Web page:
Nevada POLST Program FAQs
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- May a PA or NP sign a POLST form?
Legally, at this point, only a physician may legally sign a POLST form in Section C. Nevada POLST recognizes the importance of NPs and PAs, especially in our rural communities, to be able to validate a POLST so we will be seeking legislative changes to provide for this important service.
- May a POLST be completed for someone without capacity?
A patient must be able to understand the choices they make in order to complete a POLST form, but the patient’s Durable Power of Attorney for Health Care (DPOA-HC) as established in their AD, or a patient’s legal guardian may complete a POLST for a patient lacking capacity. Unless designated as the DPOA-HC, a family member may not complete a POLST for another family member. The exception to this is a parent of a minor, who is able to complete a POLST for their child.
- If a patient wants Comfort Measures Only, but also hydration, how should the form be completed?
If a patient wants anything other than comfort measures, then Comfort Measures Only (B.1.) should NOT be checked. Any treatments they want should be checked in Sections B.2. (use the line “Other Instructions” if the patient’s request is not listed). As noted at line B.2. comfort measures are included with Section B.2.: “Limited Medical Interventions: Comfort measures always provided.”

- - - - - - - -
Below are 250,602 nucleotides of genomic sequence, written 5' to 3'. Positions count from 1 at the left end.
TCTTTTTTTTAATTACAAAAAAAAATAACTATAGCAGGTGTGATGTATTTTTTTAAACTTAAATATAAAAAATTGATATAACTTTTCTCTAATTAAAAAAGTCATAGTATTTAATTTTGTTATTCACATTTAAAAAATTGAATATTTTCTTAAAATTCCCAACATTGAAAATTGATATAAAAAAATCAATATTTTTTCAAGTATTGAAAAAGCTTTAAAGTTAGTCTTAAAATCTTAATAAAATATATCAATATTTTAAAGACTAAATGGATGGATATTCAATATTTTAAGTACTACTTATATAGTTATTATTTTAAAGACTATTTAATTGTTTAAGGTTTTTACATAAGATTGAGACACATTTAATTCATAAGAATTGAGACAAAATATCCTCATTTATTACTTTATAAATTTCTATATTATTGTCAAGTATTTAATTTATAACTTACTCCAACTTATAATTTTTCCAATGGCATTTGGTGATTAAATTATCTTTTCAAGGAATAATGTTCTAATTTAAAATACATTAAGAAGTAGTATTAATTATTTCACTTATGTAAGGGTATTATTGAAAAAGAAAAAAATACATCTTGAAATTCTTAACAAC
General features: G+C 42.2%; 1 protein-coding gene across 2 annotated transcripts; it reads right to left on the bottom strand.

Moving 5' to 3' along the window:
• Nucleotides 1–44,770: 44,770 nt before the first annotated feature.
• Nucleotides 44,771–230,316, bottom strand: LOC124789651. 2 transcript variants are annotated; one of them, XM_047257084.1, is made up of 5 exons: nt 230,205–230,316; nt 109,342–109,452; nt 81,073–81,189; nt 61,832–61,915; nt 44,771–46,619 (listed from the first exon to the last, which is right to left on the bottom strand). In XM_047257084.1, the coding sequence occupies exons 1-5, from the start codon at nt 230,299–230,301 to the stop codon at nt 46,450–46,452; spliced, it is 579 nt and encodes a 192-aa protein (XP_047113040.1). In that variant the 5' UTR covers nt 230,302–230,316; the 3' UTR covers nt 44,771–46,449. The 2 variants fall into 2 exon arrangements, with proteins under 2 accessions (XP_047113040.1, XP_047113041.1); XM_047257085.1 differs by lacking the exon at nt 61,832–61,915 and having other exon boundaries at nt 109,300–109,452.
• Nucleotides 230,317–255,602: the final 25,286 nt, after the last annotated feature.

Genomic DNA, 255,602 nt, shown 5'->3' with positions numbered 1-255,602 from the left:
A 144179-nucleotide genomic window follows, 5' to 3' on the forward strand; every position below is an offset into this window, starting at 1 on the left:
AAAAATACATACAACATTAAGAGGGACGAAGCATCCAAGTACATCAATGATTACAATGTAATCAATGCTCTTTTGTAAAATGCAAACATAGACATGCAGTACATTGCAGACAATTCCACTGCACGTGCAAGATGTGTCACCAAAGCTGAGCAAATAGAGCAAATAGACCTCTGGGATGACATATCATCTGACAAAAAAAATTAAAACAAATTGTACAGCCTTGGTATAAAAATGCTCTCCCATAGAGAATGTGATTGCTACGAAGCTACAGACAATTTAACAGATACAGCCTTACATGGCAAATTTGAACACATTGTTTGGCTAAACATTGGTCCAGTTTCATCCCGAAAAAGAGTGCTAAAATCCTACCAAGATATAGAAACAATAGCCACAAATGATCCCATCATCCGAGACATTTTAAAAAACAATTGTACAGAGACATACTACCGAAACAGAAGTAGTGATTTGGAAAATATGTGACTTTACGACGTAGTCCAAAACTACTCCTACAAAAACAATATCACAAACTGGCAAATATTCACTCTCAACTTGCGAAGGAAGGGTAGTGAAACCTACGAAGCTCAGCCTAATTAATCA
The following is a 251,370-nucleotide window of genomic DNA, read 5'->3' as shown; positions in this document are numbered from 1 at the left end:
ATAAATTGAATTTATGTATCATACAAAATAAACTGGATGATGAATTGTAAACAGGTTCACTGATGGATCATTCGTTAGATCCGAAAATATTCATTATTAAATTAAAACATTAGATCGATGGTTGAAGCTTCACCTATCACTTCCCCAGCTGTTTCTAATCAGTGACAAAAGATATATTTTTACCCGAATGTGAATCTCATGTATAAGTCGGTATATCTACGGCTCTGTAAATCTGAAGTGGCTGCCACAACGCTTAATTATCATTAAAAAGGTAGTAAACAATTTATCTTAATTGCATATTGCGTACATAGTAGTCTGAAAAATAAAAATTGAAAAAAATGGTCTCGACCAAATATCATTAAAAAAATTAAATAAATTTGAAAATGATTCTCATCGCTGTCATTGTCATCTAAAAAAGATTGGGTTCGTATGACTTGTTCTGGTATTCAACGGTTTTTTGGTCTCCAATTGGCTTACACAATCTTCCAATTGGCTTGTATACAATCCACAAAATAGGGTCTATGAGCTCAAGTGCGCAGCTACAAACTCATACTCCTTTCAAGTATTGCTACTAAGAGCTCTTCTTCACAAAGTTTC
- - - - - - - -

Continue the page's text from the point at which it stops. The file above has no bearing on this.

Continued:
- May a patient who previously had capacity, subsequently loses capacity with a significant change of health status have a new POLST completed?
According to Nevada law “A physician may medically evaluate the patient and, based upon the evaluation, may recommend new orders consistent with the most current information available about the patient’s health status and goals of care. Before making a modification to a valid POLST form, the physician shall consult the patient or, if the patient is incompetent, shall make a reasonable attempt to consult the representative [italics added] of the patient and the patient’s attending physician”. (NRS 449.695.2.)
- Is a copy of a Nevada POLST form valid?
As long as a physician has signed and dated Section C and a patient or their legal representative has signed the first line of Section F, then a copy, fax or electronic version of a POLST is valid as is stated at the top of Side 1 of the Nevada POLST form.
- Is a doctor’s signature enough?
To be valid, the Nevada POLST form must be signed and dated by both the patient’s physician and the patient, their Durable Power of Attorney for Health Care (aka DPOA, Agent, Surrogate). Remember, a patient may eventually have multiple POLST forms, or a POLST that doesn’t agree with their Advance Directive. It will be imperative to know which document is the most recent, as it’s directives will prevail. At this time, a physician is the only person who can sign in Section C, not a NP or PA.
- Does the form expire?
The Nevada POLST form does not expire, but should be reviewed with the patient or their representative (DPOA, parent of a child, guardian) if there is a change of health status or they are transferred.
- Can a provider refuse to comply with a POLST?
If a provider feels they cannot comply with the medical orders of the POLST, they must transfer the patient to the care of a provider who is willing to comply.